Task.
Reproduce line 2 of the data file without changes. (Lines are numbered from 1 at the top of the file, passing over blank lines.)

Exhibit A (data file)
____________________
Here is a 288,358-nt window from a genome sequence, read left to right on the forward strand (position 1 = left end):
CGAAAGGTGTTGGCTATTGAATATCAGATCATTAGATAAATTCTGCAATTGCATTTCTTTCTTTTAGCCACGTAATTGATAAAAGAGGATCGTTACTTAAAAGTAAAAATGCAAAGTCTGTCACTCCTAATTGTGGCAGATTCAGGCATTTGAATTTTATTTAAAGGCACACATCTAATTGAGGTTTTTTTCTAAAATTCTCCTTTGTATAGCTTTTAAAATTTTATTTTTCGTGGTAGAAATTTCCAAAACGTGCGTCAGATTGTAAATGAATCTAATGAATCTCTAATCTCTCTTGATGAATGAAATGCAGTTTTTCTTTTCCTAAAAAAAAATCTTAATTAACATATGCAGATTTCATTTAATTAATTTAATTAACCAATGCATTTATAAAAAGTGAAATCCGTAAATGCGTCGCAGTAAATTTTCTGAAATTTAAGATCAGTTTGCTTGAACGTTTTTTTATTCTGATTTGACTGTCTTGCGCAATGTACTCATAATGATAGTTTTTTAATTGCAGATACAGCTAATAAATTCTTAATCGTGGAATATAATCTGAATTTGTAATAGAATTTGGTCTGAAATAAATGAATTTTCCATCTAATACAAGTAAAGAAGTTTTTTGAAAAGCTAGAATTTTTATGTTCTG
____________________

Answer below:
CGAAAGGTGTTGGCTATTGAATATCAGATCATTAGATAAATTCTGCAATTGCATTTCTTTCTTTTAGCCACGTAATTGATAAAAGAGGATCGTTACTTAAAAGTAAAAATGCAAAGTCTGTCACTCCTAATTGTGGCAGATTCAGGCATTTGAATTTTATTTAAAGGCACACATCTAATTGAGGTTTTTTTCTAAAATTCTCCTTTGTATAGCTTTTAAAATTTTATTTTTCGTGGTAGAAATTTCCAAAACGTGCGTCAGATTGTAAATGAATCTAATGAATCTCTAATCTCTCTTGATGAATGAAATGCAGTTTTTCTTTTCCTAAAAAAAAATCTTAATTAACATATGCAGATTTCATTTAATTAATTTAATTAACCAATGCATTTATAAAAAGTGAAATCCGTAAATGCGTCGCAGTAAATTTTCTGAAATTTAAGATCAGTTTGCTTGAACGTTTTTTTATTCTGATTTGACTGTCTTGCGCAATGTACTCATAATGATAGTTTTTTAATTGCAGATACAGCTAATAAATTCTTAATCGTGGAATATAATCTGAATTTGTAATAGAATTTGGTCTGAAATAAATGAATTTTCCATCTAATACAAGTAAAGAAGTTTTTTGAAAAGCTAGAATTTTTATGTTCTG